The Steamers

Thursday 23rd February – Disposal Store Shopping

Clint and I went disposal store shopping. We didn’t actually want to buy a disposal store, looking more for a backpack and ponchos for our upcoming walk through rainy mountains. Clint ended up with an American army poncho, while I ended up with a five-dollar glorified garbage bag poncho from BigW, along with a twenty-dollar Kmart backpack, my previous one having been stolen. A pox upon thieves who steal packs from secluded national parks.

Two packets of two-minute noodles, some muesli bars, and lollies later, and we felt suitably prepared.

Clint proudly modelling his new poncho Clint proudly modelling his new poncho

Friday 24th February – The Steamers

Clint and I drove as near as we could get to Mount Steamer, and proceeded to walk the rest of the way. It was quite wet, our ponchos proving to be remarkably useful. Clint looks surprisingly like a ghoul in his. The weather’s annoying habit of clearing up only after we put our ponchos on was a bit of a pain, but having them sure beat walking wet.

We spent a few hours walking along old, and at times unmarked, tracks, before heading up a steep incline and spending the evening weaving our way around the base of a cliff, with a reasonably deadly drop to our left. We managed to make it to the top just on nightfall, and set up camp surrounded by small dead trees, with 150-metre sheer cliffs on either side.

Clint, prepared for anything The walk in to The Steamers walk Ned checking the GPS Clint checking the map The view from the top Ned at the campsite Clint making dinner

Some photos by Clint Felmingham.

Saturday 25th February – Mount Steamer

Clint and I woke around nine, heading off shortly later. We climbed up to the summit proper of Mount Steamer, and then headed down a ridge, which really wasn’t much more than a glorified mountainside to start with. We experienced such delights as an hour and a half of eight-foot high bracken, cleverly interlaced with raspberry bushes, hidden fallen logs and collapsed tree stumps. Fortunately for me, Clint went ahead so I could hear his curses when he fell over hidden logs, and managed to avoid most of them myself, although the raspberry was a little harder to avoid. An interesting trivia fact learnt: it is possible to see nearly one foot through bracken fern in normal daylight, but it is not possible to see raspberry bushes until they have entangled one in their nasty sharp barbs.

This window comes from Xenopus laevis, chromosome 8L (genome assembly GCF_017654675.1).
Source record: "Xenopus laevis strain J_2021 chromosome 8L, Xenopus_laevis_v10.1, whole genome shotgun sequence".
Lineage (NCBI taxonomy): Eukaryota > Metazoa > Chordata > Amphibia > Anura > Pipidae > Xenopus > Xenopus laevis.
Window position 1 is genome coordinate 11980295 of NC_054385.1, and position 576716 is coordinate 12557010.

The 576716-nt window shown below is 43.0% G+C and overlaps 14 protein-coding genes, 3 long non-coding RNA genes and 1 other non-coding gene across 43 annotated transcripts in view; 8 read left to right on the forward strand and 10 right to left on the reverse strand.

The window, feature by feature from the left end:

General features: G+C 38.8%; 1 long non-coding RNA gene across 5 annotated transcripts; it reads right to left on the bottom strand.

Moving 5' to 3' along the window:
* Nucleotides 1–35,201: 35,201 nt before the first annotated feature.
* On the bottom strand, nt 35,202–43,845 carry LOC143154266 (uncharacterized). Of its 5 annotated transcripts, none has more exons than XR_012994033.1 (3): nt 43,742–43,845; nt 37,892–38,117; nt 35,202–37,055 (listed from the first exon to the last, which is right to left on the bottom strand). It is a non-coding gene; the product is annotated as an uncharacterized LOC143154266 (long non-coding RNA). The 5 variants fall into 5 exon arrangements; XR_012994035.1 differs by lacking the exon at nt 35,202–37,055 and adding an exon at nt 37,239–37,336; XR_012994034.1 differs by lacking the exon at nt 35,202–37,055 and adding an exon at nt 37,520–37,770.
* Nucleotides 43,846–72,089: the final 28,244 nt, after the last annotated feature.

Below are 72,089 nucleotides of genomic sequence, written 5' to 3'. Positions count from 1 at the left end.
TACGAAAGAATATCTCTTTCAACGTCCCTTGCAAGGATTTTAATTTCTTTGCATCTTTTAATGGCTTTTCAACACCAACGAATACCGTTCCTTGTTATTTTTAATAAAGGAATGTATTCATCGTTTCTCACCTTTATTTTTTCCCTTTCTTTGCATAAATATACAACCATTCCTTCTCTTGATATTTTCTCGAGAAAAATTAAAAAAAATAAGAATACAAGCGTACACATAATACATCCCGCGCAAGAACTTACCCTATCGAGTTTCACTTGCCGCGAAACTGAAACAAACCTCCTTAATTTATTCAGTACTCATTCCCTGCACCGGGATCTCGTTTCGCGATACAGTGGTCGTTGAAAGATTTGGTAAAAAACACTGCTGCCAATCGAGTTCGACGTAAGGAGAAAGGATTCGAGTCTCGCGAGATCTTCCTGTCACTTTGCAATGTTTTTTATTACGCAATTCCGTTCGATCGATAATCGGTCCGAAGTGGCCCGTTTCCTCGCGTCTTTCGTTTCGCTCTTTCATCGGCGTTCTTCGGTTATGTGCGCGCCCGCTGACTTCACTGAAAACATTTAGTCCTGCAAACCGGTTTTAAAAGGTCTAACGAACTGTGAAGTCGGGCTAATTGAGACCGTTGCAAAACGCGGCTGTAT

Other highlights included pushing our way down a very steep hill through prickly seed laden scrub, having the rain bucket down as soon as we emerged from the forest, walking through ankle deep water, running out of drinking water and fantasising about lemonade, and getting a lift back to Clint’s car with a friendly local and finding the car still intact. All in all, it was a successful expedition, and the chips and milkshake we had on our way home were well worth the effort.

The famous “Steamers” The famous “Steamers” Clint posing in front of the famous “Steamers” The thin scary part at the end of Mt Steamer The view from the top of Mt Steamer Clint, Ned, Steamers bushwalk Steamers bushwalk Steamers bushwalk Steamers bushwalk Steamers bushwalk

Some photos by Clint Felmingham.


We drove home via a small windy road, getting back not long before midnight, and I quite enjoyed my shower and sleep, despite my stinging legs.